This broad utilization and differential rate of monosaccharide uptake in cancer cells compared to normal cells has been used in positron emission tomography (PET). In PET, 2-[18F]-2-Deoxy-D-glucose (FDG) is used in imaging and locating tumor metastases [29]. Concomitantly, 2-deoxy-D-glucose is used as an anticancer agent. Broad specificity and high monosaccharide uptake by GLUT-1 is used in targeting cancer cell metabolism. Indeed, substitution at various positions on the glucose moiety is well tolerated by GLUT-1 [30], [31], [32]. Furthermore, several groups have investigated the roles of glucose and glucose-deprivation, 2-deoxy-D-glucose and glycoconjugated anticancer agents in ROS elevation, death receptor signaling and cancer cell metabolism [22], [33], [34], [35], [36], [37]. This review traces salient features of such studies.

Glucose and glucose deprivation

Cancer cells show higher susceptibility to glucose-dependent ROS generation and glucose deprivation-induced cytotoxicity compared to normal cells [3], [4], [6], [38], [39], [40], [41], [42]. This higher susceptibility to glucose deprivation is due to high demand for glucose necessary for generating reducing equivalents in PPP [39], [40], [43]. Moreover, augmentation of antioxidant machinery in many cancers such as colon and breast cancer have been shown to be a response to high rates of O2˙− and H2O2 due to mitochondrial mutations [44]. One study showed that mutations of fumarate hydratase in a hereditary leiomyomatosis renal cancer cell line (HLRCC) led to an increase of glucose-mediated ROS generation [45].

Additionally, hypersensitivity of cancer cells to glucose-deprivation is promoted by oncogenic pathways such as Akt/mTOR pathway [46]. Glucose-deprivation inactivates mammalian target of rapamycin (mTOR) which downregulates protein synthesis and contribute to cancer cell killing [47]. These oncogenic pathways render cells unable to stop anabolism thus making glucose-deprivation induce oxidative stress responses and cell death [42], [46], [48], [49]. In addition, cancer cells are sensitive to death receptor-mediated apoptosis by glucose-deprivation or by 2-DG [22], [49].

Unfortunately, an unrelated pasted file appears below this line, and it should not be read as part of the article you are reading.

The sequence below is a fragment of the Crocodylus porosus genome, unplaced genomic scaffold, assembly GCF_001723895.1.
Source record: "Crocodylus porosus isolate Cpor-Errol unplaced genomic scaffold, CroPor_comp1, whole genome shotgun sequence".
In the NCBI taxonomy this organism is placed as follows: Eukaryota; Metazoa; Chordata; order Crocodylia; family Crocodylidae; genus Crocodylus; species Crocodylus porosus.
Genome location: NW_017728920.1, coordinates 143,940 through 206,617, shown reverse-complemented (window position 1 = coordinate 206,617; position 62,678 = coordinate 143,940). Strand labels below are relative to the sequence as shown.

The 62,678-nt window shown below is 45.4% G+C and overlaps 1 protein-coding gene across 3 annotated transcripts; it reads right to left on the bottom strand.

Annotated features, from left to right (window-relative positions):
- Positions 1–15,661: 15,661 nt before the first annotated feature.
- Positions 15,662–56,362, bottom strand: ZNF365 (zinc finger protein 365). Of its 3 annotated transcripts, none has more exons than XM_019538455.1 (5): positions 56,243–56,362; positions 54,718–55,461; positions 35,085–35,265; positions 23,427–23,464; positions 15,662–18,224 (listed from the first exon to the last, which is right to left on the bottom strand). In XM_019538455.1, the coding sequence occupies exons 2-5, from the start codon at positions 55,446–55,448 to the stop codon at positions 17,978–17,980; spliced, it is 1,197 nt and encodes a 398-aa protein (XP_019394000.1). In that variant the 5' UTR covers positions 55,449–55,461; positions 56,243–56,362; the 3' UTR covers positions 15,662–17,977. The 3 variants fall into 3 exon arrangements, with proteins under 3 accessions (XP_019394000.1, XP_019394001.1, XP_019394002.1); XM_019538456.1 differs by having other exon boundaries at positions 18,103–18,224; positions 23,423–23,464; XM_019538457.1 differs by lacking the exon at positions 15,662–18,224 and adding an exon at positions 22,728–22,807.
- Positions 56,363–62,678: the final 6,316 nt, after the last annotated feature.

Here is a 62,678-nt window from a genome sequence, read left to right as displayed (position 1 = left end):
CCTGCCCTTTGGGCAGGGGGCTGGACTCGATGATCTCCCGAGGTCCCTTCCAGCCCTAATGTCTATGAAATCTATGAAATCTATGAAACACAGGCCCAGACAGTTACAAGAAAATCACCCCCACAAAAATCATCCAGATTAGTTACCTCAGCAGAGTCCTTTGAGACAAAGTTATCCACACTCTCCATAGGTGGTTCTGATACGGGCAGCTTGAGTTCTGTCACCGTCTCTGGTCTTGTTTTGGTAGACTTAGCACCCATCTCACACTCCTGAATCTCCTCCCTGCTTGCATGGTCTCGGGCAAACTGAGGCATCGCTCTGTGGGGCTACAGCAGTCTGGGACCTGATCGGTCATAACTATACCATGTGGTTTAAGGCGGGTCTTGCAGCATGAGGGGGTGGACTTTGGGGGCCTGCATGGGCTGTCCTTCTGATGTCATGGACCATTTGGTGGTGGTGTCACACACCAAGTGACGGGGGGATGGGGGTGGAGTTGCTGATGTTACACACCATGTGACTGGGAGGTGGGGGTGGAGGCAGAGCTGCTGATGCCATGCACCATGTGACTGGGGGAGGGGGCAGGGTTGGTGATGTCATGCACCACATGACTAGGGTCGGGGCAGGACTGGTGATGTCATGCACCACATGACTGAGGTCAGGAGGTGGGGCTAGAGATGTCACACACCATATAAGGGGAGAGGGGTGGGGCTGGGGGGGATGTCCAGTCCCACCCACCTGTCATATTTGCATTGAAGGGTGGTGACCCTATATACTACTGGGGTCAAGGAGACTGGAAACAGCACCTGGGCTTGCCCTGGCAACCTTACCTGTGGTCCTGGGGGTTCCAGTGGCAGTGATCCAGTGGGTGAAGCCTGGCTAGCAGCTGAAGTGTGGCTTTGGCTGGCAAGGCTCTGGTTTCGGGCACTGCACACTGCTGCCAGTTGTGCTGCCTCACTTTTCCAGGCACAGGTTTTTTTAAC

In normal cells, low glucose manifests itself as low ATP/AMP ratio that is detected by adenosine monophosphate-activated protein kinase (AMPK) [50], [51]. AMPK stabilizes p53 to cause cell cycle arrest [51]. Conversely, most cancer cells have mutant p53 that facilitate cell proliferation. However, small molecules that mimic glucose-deprivation induce ROS elevation which activate AMPK that stabilize p53, triggering cell cycle arrest [15], [51], [52], [53]. In response to glucose-deprivation, AMPK also promotes fatty acid oxidation, which is a ROS-generating biochemical process [54]. Additionally, lack of glucose is detected by the carbohydrate response element-binding protein (ChREBP) which is a transcription factor that deactivates genes that regulate glycolysis [55]. Cells in which ChREBP is suppressed activate p53, show cell cycle arrest and in vivo reduction in tumor growth [55].